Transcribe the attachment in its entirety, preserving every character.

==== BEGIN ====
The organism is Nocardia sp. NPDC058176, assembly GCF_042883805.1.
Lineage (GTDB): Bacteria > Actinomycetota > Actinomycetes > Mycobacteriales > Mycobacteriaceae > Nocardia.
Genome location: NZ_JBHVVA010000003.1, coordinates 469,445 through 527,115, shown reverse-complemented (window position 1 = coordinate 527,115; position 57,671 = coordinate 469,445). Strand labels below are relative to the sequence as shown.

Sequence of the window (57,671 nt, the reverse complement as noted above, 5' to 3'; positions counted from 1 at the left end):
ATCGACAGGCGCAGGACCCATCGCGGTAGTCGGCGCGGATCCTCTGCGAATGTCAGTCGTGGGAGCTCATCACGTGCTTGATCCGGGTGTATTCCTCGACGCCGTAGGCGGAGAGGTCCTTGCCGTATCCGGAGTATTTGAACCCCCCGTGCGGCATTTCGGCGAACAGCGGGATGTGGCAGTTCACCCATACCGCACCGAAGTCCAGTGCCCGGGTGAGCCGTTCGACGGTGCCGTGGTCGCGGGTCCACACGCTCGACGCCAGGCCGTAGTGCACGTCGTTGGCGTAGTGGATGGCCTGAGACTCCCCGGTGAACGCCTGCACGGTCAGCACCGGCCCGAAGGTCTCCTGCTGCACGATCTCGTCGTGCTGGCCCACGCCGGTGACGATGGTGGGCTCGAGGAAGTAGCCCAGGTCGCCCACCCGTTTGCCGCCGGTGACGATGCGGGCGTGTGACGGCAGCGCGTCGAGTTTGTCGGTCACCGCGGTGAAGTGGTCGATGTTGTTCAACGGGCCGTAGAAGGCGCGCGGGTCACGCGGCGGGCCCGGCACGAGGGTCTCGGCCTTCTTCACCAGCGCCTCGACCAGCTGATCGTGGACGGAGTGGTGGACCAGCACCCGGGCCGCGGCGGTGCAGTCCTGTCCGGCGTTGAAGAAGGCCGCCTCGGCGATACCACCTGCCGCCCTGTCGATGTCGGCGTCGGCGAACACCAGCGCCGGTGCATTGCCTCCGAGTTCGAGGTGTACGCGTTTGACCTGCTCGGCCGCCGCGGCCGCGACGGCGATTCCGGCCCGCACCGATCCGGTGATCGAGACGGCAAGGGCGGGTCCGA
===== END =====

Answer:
The organism is Nocardia sp. NPDC058176, assembly GCF_042883805.1.
Lineage (GTDB): Bacteria > Actinomycetota > Actinomycetes > Mycobacteriales > Mycobacteriaceae > Nocardia.
Genome location: NZ_JBHVVA010000003.1, coordinates 469,445 through 527,115, shown reverse-complemented (window position 1 = coordinate 527,115; position 57,671 = coordinate 469,445). Strand labels below are relative to the sequence as shown.

Sequence of the window (57,671 nt, the reverse complement as noted above, 5' to 3'; positions counted from 1 at the left end):
ATCGACAGGCGCAGGACCCATCGCGGTAGTCGGCGCGGATCCTCTGCGAATGTCAGTCGTGGGAGCTCATCACGTGCTTGATCCGGGTGTATTCCTCGACGCCGTAGGCGGAGAGGTCCTTGCCGTATCCGGAGTATTTGAACCCCCCGTGCGGCATTTCGGCGAACAGCGGGATGTGGCAGTTCACCCATACCGCACCGAAGTCCAGTGCCCGGGTGAGCCGTTCGACGGTGCCGTGGTCGCGGGTCCACACGCTCGACGCCAGGCCGTAGTGCACGTCGTTGGCGTAGTGGATGGCCTGAGACTCCCCGGTGAACGCCTGCACGGTCAGCACCGGCCCGAAGGTCTCCTGCTGCACGATCTCGTCGTGCTGGCCCACGCCGGTGACGATGGTGGGCTCGAGGAAGTAGCCCAGGTCGCCCACCCGTTTGCCGCCGGTGACGATGCGGGCGTGTGACGGCAGCGCGTCGAGTTTGTCGGTCACCGCGGTGAAGTGGTCGATGTTGTTCAACGGGCCGTAGAAGGCGCGCGGGTCACGCGGCGGGCCCGGCACGAGGGTCTCGGCCTTCTTCACCAGCGCCTCGACCAGCTGATCGTGGACGGAGTGGTGGACCAGCACCCGGGCCGCGGCGGTGCAGTCCTGTCCGGCGTTGAAGAAGGCCGCCTCGGCGATACCACCTGCCGCCCTGTCGATGTCGGCGTCGGCGAACACCAGCGCCGGTGCATTGCCTCCGAGTTCGAGGTGTACGCGTTTGACCTGCTCGGCCGCCGCGGCCGCGACGGCGATTCCGGCCCGCACCGATCCGGTGATCGAGACGGCAAGGGCGGGTCCGA